Thanks for the comment Brian!
You are right, in that the actual guidelines in Circulation only mention the use of naloxone for respiratory distress. In that document, they state “We can make no recommendation regarding the modification of standard ALS in opioid-induced cardiac arrest.”
However, in the document “HIGHLIGHTS of the 2015 American Heart Association Guidelines Update for CPR and ECC” they say” Standard resuscitative measures should take priority over naloxone administration, with a focus on high-quality CPR (compressions plus ventilation). It may be reasonable to administer IM or IN naloxone based on the possibility that the patient is in respiratory arrest, not in cardiac arrest.” Because of this, I listed naloxone as an option in cardiac arrest, but I will change the above to make it more clear.
I had one other question. Where does the AHA say -the recognize the “equipoise concerning the role of drugs in improving outcomes from cardiac arrest” ?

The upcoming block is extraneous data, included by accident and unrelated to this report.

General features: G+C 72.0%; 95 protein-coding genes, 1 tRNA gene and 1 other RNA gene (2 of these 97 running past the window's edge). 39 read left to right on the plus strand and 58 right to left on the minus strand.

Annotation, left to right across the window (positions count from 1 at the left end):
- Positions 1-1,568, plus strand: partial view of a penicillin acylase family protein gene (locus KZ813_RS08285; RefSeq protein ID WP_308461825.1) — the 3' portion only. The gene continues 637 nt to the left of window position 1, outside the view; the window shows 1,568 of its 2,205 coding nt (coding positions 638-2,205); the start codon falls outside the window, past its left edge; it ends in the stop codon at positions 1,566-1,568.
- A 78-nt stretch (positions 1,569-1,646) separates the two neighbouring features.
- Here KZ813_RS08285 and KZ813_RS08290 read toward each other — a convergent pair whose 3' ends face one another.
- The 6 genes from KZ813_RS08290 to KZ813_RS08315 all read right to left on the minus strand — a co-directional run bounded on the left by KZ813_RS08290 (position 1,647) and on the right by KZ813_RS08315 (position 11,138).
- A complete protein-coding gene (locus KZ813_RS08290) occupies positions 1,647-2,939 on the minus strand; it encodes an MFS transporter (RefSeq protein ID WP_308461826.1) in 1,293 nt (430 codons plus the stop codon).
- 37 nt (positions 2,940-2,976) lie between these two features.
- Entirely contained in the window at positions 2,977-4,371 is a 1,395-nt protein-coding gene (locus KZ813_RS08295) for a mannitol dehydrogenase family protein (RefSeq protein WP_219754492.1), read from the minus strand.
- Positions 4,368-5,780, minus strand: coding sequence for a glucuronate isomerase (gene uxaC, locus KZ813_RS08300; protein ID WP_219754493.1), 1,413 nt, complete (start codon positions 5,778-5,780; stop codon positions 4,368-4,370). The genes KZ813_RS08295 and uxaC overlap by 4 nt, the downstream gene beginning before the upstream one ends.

I can find it in the ERC guidelines but not any AHA stuff. I am with you about the whole epinephrine for all in arrest being less than ideal and feel that ILCOR / AHA ignored large amounts of data when making this recommendation.
This post was a mix of the AHA and ERC guidelines to pick out what is clinically relevant. I don’t have much loyalty to one organization or another. I think you are right that it was just the ERC that made this statement, but it is hard to remember after sorting through the hundreds of pages of recommendations.
With regards to medication recommendations, I think the evidence of their futility/ harm stands for itself.